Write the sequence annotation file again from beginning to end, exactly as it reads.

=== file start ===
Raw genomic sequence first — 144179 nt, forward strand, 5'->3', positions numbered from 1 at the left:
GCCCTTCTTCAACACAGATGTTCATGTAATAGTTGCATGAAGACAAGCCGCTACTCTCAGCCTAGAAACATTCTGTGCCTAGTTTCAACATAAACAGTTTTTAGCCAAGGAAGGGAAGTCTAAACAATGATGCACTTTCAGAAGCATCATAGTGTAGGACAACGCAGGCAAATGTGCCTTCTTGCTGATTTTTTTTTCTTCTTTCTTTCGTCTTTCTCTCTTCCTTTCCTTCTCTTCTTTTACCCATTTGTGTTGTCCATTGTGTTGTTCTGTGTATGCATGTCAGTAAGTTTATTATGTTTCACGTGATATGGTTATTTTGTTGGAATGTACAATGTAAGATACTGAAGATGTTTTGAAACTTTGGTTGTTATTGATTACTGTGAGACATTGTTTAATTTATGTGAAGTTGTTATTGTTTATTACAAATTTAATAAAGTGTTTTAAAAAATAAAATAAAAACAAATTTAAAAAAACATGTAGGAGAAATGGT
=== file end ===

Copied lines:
Raw genomic sequence first — 144179 nt, forward strand, 5'->3', positions numbered from 1 at the left:
GCCCTTCTTCAACACAGATGTTCATGTAATAGTTGCATGAAGACAAGCCGCTACTCTCAGCCTAGAAACATTCTGTGCCTAGTTTCAACATAAACAGTTTTTAGCCAAGGAAGGGAAGTCTAAACAATGATGCACTTTCAGAAGCATCATAGTGTAGGACAACGCAGGCAAATGTGCCTTCTTGCTGATTTTTTTTTCTTCTTTCTTTCGTCTTTCTCTCTTCCTTTCCTTCTCTTCTTTTACCCATTTGTGTTGTCCATTGTGTTGTTCTGTGTATGCATGTCAGTAAGTTTATTATGTTTCACGTGATATGGTTATTTTGTTGGAATGTACAATGTAAGATACTGAAGATGTTTTGAAACTTTGGTTGTTATTGATTACTGTGAGACATTGTTTAATTTATGTGAAGTTGTTATTGTTTATTACAAATTTAATAAAGTGTTTTAAAAAATAAAATAAAAACAAATTTAAAAAAACATGTAGGAGAAATGGT